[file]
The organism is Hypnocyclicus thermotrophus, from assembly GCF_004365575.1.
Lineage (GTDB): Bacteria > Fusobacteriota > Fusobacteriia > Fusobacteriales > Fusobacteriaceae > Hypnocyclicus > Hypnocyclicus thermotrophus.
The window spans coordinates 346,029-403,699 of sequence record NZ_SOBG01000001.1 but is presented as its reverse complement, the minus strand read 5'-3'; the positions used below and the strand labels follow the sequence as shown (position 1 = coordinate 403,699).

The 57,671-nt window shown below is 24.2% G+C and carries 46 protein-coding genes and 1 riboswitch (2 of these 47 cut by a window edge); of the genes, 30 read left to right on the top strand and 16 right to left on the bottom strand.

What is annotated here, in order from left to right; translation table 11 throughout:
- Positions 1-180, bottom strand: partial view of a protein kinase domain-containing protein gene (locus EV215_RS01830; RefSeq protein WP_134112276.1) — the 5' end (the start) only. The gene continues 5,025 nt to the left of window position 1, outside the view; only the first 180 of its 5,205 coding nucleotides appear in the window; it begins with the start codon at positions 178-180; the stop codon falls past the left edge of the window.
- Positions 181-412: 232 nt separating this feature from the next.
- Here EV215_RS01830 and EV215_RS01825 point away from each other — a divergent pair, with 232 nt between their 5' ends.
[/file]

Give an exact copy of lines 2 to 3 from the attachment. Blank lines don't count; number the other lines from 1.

Lineage (GTDB): Bacteria > Fusobacteriota > Fusobacteriia > Fusobacteriales > Fusobacteriaceae > Hypnocyclicus > Hypnocyclicus thermotrophus.
The window spans coordinates 346,029-403,699 of sequence record NZ_SOBG01000001.1 but is presented as its reverse complement, the minus strand read 5'-3'; the positions used below and the strand labels follow the sequence as shown (position 1 = coordinate 403,699).